Even though the invention of Braille was a great innovation, allowing blind and visually impaired people to read, write and, in a general way, to communicate with everyone knowing the system, it has several limitations.
The first and obvious limitation is that it can only be used by people knowing it and, let's face it, most people does not. Other limitation is that it, in order to produce contents in Braille, specific tools are needed, such as "Braille typewriters".
These limitations are a setback in the relation our "visual society" deals with this system. There are not many books or general publications made in Braille, which makes it hard for people who cannot read to obtain information. Sure, there are ways of going around this and there are other ways to obtain that information, but "reading" has a unique feeling for everyone, regardless of their visual acuity.
Bringing Printed Language To Life
How amazing would it be for blind and visually impaired people to take any completely regular book or magazine and read it, from start to finish? Well, it is not exactly so easy as this, but Portáctil is as close to that felling as it can get for now.
Portáctil, developed by the Instituto Federal do Ceará (Ceará Federal Institute), is a piece of hardware with a mouse resembling shape (even though it was initially thought to be designed as a pen) which, together with a tablet, scans and "translates" printed text into Braille.
The gadget is small, light, portable and very easy to use. Its main feature is the set of three Braille cells on top of the device - each consists of several pins which go up and down in order to construct the Braille characters, which are then felt by the user's fingers. Underneath those cells there are six other buttons which help in the navigation. There is a button on each side of the device, which goes for the next or the previous line of text. Finally, in the lower part there is the optic sensor, not very different from a mouse's sensor.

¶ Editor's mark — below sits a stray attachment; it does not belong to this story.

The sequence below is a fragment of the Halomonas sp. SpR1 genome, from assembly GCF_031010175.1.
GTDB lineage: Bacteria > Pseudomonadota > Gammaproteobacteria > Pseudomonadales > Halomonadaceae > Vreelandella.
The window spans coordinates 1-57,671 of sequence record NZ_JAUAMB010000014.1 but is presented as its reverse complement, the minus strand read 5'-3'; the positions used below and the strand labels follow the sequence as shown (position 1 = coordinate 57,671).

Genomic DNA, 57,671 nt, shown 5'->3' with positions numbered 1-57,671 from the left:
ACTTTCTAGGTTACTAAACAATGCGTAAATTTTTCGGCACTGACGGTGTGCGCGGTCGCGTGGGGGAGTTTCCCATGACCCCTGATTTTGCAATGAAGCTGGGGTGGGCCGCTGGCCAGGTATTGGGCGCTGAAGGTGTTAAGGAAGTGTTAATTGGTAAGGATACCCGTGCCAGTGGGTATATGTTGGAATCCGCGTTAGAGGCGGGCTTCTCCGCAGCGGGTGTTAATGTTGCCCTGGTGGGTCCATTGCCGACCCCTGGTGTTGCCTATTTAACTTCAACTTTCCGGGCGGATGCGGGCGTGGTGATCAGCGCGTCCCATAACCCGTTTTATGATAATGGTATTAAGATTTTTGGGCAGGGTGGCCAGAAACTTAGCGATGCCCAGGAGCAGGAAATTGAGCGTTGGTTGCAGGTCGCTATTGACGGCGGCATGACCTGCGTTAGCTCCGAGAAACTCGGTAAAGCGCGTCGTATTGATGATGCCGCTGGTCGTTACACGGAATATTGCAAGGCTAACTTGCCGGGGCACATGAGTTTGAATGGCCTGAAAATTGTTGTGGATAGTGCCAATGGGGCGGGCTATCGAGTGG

How Does Portáctil Work, Exactly?
As I stated before, Portáctil consists in a device, which resembles a common computer mouse, together with a tablet. Actually, everything "behind the scenes" (this is, what happens before the Braille characters are formed in the device) takes place within the tablet.
The first step is for the user to capture the text using the tablet's camera. Obviously, this has to be done using a specific imaging software, developed by the team behind this project. Via Bluetooth, this data is then sent to the Braille device, where the user can define a reading speed according to his needs and preferences.
The software also allows for users to write in different ways. One way is to use the provided "mask" keyboard, having keys identified with Braille characters, which is placed over the tablet to match the on-screen QWERTY keyboard.
You can watch a video (in Portuguese) explaining Portáctil more in detail below:
Portáctil is yet another Brazilian project willing to make a stand on social inclusion, easing the lives of the blind and visually impaired people.